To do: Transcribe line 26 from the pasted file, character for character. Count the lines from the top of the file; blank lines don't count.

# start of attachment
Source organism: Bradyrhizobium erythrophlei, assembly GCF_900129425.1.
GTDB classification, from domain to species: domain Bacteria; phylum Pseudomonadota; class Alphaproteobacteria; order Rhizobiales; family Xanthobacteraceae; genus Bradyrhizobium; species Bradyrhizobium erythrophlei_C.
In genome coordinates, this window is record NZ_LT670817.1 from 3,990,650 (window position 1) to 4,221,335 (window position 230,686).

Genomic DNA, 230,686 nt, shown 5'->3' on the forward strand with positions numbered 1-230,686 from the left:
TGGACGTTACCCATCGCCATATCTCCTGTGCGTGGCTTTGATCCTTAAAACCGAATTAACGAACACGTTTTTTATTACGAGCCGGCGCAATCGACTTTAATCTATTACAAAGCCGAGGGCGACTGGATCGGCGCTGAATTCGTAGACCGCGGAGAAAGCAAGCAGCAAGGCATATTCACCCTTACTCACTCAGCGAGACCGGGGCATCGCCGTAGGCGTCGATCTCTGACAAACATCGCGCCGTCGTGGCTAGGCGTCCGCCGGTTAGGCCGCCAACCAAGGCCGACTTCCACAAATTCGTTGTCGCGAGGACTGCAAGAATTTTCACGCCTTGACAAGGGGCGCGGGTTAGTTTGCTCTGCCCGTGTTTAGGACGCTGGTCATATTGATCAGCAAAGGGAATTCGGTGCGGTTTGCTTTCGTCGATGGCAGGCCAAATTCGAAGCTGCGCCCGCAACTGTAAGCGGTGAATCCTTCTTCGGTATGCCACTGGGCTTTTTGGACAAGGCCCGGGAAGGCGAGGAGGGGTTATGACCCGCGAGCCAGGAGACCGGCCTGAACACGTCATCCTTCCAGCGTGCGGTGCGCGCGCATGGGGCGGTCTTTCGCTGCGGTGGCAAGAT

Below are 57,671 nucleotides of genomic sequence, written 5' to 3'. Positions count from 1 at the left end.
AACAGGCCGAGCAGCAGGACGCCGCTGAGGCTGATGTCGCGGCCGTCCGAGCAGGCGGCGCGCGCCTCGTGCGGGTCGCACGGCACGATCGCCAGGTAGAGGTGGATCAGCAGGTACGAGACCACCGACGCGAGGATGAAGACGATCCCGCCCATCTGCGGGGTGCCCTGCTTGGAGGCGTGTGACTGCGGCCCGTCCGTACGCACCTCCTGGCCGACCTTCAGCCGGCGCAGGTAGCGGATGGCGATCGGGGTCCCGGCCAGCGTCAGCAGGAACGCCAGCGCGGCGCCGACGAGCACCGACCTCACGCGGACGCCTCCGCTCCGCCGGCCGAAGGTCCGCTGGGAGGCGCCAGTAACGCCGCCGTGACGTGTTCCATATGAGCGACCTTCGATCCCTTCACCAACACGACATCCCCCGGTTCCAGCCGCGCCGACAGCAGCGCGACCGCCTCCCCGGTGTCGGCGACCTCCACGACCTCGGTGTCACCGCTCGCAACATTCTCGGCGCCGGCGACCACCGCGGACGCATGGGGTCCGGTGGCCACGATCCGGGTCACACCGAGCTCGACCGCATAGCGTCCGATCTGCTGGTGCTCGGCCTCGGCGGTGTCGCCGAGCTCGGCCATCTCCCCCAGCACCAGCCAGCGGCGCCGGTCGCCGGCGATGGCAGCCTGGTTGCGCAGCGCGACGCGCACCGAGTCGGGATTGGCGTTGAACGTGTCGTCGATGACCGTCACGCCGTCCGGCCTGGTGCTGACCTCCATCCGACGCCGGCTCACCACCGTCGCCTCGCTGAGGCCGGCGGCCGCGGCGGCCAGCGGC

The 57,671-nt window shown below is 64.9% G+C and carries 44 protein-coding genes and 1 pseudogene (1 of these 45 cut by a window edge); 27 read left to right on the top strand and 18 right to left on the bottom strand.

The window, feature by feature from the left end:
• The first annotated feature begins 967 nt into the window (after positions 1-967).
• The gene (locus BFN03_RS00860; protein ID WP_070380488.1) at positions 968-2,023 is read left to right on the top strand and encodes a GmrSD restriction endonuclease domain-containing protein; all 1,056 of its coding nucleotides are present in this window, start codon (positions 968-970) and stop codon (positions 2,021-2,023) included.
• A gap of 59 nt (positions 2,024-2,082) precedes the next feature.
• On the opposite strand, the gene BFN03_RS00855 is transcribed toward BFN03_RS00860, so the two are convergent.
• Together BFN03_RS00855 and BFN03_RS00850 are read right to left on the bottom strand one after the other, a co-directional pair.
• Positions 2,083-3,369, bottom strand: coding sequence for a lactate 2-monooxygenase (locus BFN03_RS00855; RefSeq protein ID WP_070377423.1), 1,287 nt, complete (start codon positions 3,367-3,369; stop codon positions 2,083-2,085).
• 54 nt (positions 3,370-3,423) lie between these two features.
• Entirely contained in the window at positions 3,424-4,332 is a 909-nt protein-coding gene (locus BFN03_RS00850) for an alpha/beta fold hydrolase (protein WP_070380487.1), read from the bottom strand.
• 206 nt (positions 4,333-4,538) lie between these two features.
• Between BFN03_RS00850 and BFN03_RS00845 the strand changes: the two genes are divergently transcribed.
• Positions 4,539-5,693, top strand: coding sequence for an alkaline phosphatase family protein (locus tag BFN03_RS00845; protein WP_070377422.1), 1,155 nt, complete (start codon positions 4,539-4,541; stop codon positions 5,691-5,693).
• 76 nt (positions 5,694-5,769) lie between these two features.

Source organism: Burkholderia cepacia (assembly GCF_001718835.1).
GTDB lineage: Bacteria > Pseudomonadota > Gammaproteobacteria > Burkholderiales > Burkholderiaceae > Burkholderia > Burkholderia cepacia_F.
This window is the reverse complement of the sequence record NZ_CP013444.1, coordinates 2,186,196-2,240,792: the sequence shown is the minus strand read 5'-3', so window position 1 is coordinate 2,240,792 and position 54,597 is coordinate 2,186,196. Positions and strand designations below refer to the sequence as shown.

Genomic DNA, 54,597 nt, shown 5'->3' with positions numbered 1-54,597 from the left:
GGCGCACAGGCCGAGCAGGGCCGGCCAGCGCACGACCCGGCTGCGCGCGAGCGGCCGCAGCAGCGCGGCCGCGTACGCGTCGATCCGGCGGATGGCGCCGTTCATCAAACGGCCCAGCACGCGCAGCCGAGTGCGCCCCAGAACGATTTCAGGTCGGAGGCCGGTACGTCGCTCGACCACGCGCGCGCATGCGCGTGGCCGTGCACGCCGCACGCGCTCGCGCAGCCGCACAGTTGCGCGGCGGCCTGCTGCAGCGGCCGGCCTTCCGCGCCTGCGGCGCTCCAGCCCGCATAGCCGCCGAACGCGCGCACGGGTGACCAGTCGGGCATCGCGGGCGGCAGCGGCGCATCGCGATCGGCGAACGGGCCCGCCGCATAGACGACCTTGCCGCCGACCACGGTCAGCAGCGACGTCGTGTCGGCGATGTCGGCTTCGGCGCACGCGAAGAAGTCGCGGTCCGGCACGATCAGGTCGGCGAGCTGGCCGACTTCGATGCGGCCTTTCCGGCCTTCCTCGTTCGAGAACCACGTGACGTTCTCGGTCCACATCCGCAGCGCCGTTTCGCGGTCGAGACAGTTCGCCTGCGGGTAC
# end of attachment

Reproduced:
GGCGCACAGGCCGAGCAGGGCCGGCCAGCGCACGACCCGGCTGCGCGCGAGCGGCCGCAGCAGCGCGGCCGCGTACGCGTCGATCCGGCGGATGGCGCCGTTCATCAAACGGCCCAGCACGCGCAGCCGAGTGCGCCCCAGAACGATTTCAGGTCGGAGGCCGGTACGTCGCTCGACCACGCGCGCGCATGCGCGTGGCCGTGCACGCCGCACGCGCTCGCGCAGCCGCACAGTTGCGCGGCGGCCTGCTGCAGCGGCCGGCCTTCCGCGCCTGCGGCGCTCCAGCCCGCATAGCCGCCGAACGCGCGCACGGGTGACCAGTCGGGCATCGCGGGCGGCAGCGGCGCATCGCGATCGGCGAACGGGCCCGCCGCATAGACGACCTTGCCGCCGACCACGGTCAGCAGCGACGTCGTGTCGGCGATGTCGGCTTCGGCGCACGCGAAGAAGTCGCGGTCCGGCACGATCAGGTCGGCGAGCTGGCCGACTTCGATGCGGCCTTTCCGGCCTTCCTCGTTCGAGAACCACGTGACGTTCTCGGTCCACATCCGCAGCGCCGTTTCGCGGTCGAGACAGTTCGCCTGCGGGTAC